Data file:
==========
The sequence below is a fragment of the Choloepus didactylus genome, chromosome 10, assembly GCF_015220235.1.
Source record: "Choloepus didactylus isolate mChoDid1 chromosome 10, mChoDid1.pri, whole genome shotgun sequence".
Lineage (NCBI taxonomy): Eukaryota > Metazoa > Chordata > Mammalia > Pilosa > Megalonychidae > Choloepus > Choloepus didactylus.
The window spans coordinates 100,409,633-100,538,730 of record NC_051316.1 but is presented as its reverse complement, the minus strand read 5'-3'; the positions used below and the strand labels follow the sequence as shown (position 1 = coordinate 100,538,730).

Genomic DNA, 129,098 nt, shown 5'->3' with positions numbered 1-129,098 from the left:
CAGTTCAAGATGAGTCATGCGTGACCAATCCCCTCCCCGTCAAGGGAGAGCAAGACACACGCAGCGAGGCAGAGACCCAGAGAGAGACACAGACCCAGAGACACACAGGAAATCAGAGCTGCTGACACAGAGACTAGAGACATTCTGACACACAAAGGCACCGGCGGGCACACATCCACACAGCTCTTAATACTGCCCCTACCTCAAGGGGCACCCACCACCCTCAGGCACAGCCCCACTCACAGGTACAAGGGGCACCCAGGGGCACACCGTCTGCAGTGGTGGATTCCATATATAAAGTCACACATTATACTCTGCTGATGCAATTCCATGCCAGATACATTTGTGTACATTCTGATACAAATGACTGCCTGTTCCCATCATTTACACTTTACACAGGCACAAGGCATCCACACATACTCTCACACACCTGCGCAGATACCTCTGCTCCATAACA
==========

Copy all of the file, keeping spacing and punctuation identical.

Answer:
The sequence below is a fragment of the Choloepus didactylus genome, chromosome 10, assembly GCF_015220235.1.
Source record: "Choloepus didactylus isolate mChoDid1 chromosome 10, mChoDid1.pri, whole genome shotgun sequence".
Lineage (NCBI taxonomy): Eukaryota > Metazoa > Chordata > Mammalia > Pilosa > Megalonychidae > Choloepus > Choloepus didactylus.
The window spans coordinates 100,409,633-100,538,730 of record NC_051316.1 but is presented as its reverse complement, the minus strand read 5'-3'; the positions used below and the strand labels follow the sequence as shown (position 1 = coordinate 100,538,730).

Genomic DNA, 129,098 nt, shown 5'->3' with positions numbered 1-129,098 from the left:
CAGTTCAAGATGAGTCATGCGTGACCAATCCCCTCCCCGTCAAGGGAGAGCAAGACACACGCAGCGAGGCAGAGACCCAGAGAGAGACACAGACCCAGAGACACACAGGAAATCAGAGCTGCTGACACAGAGACTAGAGACATTCTGACACACAAAGGCACCGGCGGGCACACATCCACACAGCTCTTAATACTGCCCCTACCTCAAGGGGCACCCACCACCCTCAGGCACAGCCCCACTCACAGGTACAAGGGGCACCCAGGGGCACACCGTCTGCAGTGGTGGATTCCATATATAAAGTCACACATTATACTCTGCTGATGCAATTCCATGCCAGATACATTTGTGTACATTCTGATACAAATGACTGCCTGTTCCCATCATTTACACTTTACACAGGCACAAGGCATCCACACATACTCTCACACACCTGCGCAGATACCTCTGCTCCATAACA